April 7, 2009 / 12:17 PM / in 11 years

CANADA FX DEBT-C$ shaken by weak European data, low oil prices

 * C$ skids to lowest level since April 2
 * Thursday's Canadian jobs data in focus
 * Bond prices up as stocks set for lower open
 By Frank Pingue
 TORONTO, April 7 (Reuters) - Canada's currency dropped on
Tuesday to its lowest level since last week versus the U.S.
greenback, bogged down by weaker oil prices and nagging
concerns about the health of the global economy.
 The price of oil, a key Canadian commodity and export, fell
closer to $50 a barrel while weak European data fanned concerns
about corporate profits and left investors less willing to take
on riskier assets.
 "Essentially general risk aversion is what's driving the
Canadian dollar weaker right now," said Benjamin Reitzes, an
economist at BMO Capital Markets.
 "And along with that oil prices are a little weaker and
some commodities are generally weaker and that's generally
weighing on the Canadian dollar as well."
 At 8:00 a.m. (1200 GMT), the Canadian unit was at C$1.2465
to the U.S. dollar, or 80.22 U.S. cents, down from C$1.2385 to
the U.S. dollar, or 80.74 U.S. cents, at Monday's close.
 Earlier, it had fallen as low as C$1.2486 to the U.S.
dollar, or 80.08 U.S. cents. which marked the currency's lowest
level since April 2.
 Data from Europe showed the euro zone economy shrank more
than expected, underlining the depth of the recession and
sparking a slide in European stocks that was expected to carry
into the North American session. [ID:nL798677]
 With no Canadian data due out on Tuesday, the Canadian
dollar is likely to be influenced largely by the price of oil
and direction of equities.
 Canadian housing starts data for March will be released on
Wednesday, but the week's key piece of domestic data comes on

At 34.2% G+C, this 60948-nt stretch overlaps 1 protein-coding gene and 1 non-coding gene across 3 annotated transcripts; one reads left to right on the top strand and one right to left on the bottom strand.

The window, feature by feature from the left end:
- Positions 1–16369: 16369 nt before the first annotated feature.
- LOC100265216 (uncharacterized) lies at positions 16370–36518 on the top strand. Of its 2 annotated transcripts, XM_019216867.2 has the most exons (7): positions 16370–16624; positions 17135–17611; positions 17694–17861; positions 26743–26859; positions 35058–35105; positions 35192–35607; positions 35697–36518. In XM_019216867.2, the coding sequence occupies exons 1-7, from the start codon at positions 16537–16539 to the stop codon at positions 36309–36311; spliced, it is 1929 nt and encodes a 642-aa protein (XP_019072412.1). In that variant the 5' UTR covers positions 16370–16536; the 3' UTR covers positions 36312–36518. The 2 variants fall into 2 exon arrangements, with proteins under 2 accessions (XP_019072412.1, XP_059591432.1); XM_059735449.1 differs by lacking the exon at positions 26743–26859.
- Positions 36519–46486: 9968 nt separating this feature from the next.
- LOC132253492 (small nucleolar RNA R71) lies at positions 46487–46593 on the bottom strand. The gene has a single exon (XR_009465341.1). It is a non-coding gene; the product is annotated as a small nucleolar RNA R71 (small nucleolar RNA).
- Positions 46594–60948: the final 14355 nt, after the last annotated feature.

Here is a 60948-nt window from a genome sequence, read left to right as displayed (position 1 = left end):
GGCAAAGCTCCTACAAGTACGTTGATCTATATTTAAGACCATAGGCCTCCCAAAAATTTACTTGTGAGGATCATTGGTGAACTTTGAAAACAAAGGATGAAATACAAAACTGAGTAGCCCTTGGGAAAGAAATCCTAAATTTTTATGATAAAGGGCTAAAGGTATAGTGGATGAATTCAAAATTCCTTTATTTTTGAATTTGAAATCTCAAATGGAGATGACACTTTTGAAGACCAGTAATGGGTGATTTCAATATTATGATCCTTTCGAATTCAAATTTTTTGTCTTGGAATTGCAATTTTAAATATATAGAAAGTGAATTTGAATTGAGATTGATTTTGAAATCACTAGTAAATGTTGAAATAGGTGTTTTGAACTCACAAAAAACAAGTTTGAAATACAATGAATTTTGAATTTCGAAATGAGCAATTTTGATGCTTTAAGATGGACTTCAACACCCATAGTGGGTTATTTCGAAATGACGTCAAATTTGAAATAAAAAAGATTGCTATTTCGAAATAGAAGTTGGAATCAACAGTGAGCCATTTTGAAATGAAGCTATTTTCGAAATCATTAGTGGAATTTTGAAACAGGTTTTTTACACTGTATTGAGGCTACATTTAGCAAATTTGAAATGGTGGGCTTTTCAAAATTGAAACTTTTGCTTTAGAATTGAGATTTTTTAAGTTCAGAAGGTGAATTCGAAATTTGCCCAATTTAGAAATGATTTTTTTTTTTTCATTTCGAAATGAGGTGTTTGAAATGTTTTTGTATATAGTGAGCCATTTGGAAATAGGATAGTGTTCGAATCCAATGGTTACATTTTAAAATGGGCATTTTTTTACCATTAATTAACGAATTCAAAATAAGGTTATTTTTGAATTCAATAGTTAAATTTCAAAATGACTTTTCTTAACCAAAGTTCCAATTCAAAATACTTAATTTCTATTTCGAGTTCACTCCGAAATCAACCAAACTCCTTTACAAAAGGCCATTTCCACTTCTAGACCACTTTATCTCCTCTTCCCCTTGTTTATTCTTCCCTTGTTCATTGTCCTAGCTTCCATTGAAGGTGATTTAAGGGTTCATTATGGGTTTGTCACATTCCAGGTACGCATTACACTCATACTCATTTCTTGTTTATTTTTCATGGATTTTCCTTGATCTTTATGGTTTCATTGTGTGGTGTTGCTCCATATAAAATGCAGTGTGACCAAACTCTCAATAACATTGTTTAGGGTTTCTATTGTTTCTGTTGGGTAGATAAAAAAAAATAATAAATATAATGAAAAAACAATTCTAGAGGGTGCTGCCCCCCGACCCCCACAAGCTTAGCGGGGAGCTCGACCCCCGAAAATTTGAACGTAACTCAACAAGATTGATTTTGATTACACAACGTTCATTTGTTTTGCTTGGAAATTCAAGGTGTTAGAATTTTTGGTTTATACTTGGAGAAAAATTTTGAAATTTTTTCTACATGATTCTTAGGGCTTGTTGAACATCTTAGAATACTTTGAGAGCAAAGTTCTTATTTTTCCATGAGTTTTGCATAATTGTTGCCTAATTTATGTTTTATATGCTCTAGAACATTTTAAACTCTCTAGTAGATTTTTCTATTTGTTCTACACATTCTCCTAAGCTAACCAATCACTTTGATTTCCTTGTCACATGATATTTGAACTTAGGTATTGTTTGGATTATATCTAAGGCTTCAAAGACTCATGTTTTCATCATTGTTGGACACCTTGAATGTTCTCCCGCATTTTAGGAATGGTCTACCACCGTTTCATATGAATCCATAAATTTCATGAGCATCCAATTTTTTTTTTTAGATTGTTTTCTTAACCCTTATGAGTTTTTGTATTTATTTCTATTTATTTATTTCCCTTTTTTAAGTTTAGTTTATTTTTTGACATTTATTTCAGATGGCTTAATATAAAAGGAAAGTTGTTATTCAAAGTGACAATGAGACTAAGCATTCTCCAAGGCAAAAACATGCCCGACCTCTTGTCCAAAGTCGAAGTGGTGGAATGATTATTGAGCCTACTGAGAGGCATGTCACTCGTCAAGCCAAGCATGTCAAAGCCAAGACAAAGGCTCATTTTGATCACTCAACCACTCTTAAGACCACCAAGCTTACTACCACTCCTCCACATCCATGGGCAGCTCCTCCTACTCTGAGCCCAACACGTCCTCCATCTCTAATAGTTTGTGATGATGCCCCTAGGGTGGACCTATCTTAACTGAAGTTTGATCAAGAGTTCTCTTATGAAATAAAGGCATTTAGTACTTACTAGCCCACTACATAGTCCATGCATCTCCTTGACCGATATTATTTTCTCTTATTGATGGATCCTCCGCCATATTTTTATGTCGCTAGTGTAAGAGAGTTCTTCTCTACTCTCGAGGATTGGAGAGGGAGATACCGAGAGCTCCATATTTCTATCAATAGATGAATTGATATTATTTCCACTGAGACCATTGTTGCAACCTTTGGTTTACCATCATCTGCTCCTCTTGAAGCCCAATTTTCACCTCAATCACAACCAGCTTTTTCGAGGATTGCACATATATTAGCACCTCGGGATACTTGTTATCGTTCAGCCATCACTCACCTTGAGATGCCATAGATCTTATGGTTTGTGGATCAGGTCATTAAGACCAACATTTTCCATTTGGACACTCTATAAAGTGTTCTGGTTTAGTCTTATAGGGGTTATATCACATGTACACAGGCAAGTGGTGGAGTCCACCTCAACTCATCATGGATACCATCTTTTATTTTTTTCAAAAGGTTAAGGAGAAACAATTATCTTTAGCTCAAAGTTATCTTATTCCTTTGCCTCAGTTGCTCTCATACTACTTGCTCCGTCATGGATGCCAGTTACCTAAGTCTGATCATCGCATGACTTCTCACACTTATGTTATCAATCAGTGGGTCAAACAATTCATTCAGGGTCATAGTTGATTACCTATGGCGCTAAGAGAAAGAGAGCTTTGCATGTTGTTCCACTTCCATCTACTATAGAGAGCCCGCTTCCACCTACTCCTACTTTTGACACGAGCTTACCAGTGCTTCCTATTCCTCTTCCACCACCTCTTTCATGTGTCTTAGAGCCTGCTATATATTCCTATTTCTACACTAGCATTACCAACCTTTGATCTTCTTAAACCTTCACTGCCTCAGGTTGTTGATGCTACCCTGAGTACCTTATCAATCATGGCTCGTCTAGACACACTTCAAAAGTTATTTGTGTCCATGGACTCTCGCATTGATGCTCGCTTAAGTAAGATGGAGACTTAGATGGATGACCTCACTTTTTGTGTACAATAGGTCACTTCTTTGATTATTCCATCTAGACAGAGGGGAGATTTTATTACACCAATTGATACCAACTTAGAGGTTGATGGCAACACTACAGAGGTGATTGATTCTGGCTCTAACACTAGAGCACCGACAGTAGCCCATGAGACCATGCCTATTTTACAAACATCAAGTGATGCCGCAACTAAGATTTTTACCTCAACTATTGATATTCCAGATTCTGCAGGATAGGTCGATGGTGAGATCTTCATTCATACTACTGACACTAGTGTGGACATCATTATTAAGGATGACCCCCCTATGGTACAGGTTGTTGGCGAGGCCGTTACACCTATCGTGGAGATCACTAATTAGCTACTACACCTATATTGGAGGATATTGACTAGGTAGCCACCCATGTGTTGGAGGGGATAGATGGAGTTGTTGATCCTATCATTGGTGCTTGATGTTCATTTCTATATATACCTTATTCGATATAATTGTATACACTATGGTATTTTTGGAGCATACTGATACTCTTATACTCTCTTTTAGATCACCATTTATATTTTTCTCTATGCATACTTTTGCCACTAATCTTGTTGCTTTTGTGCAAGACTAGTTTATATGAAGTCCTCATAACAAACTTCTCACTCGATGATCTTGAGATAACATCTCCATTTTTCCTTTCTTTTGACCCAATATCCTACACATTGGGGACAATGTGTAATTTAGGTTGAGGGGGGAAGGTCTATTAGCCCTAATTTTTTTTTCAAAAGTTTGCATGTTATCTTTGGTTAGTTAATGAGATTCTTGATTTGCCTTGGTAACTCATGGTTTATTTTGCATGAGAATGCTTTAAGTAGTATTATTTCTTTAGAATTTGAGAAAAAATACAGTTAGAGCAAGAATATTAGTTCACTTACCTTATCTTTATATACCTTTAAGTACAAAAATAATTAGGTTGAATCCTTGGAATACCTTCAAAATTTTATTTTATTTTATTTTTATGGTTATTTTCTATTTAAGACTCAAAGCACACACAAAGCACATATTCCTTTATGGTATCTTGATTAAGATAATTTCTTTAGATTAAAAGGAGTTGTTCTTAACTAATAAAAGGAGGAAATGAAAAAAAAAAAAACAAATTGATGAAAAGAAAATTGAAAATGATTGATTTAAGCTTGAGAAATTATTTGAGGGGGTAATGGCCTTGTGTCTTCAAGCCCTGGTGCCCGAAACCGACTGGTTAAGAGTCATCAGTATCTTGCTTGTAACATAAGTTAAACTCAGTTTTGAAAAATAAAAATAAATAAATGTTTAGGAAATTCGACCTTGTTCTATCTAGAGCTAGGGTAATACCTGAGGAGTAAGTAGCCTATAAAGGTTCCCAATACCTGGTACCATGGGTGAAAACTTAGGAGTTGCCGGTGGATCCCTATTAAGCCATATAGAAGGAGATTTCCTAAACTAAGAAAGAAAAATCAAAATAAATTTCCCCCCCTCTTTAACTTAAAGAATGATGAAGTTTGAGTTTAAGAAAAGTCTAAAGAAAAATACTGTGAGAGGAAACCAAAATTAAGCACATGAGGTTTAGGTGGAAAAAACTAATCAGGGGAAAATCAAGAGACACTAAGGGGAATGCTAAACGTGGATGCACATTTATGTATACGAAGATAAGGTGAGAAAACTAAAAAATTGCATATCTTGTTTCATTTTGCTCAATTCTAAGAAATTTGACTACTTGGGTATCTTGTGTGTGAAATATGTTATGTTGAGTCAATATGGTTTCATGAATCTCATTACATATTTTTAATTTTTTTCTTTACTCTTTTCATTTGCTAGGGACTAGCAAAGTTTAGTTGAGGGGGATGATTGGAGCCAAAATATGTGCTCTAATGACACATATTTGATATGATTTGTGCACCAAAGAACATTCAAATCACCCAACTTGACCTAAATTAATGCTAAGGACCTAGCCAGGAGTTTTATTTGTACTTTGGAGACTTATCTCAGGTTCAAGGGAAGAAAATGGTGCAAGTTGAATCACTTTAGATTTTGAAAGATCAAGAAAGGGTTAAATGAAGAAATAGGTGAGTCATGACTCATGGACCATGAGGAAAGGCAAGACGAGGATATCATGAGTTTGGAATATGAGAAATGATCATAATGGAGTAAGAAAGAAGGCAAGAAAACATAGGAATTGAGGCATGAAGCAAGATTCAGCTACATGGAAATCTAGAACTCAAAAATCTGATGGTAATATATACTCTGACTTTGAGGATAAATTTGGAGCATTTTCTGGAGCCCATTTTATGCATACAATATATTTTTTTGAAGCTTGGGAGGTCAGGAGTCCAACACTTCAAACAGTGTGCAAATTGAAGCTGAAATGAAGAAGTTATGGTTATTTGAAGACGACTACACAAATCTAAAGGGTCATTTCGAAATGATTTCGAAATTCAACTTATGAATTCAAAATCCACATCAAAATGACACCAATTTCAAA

Thursday with the release of the March jobs data.
 "The housing starts tomorrow could have could have a minor
impact but that's unlikely," said Reitzes. "The jobs data are
what counts at this point."
 The Canadian economy is expected to have shed 55,000 jobs
in March following a loss of 82,600 jobs in February, which
would further support a widespread view that the economy
contracted in the first quarter of 2009.
 Canadian government bond prices, with no domestic news to
spark a move, followed the bigger U.S. Treasury market higher
as North American equity futures pointed to a lower open.
 One drag on U.S. equity futures, which often influences
Canadian investors, came from a report that the International
Monetary Fund was set to forecast toxic assets on the balance
sheets of financial corporations could reach $4 trillion.
[ID:nT186243] and [ID:nN07442902]
 "Risk aversion drives money out of equities and into bonds
and that definitely gives all fixed income products a boost,"
said Reitzes.
 The two-year Canada bond was up 5 Canadian cents at
C$100.26 to yield 1.126 percent, while the 10-year bond rose 15
Canadian cents to C$106.75 to yield 2.972 percent.
 The 30-year bond was up 25 Canadian cents at C$122.65 to
yield 3.698 percent. In the United States, the 30-year Treasury
yielded 3.7130 percent.
 (Editing by Chizu Nomiyama)

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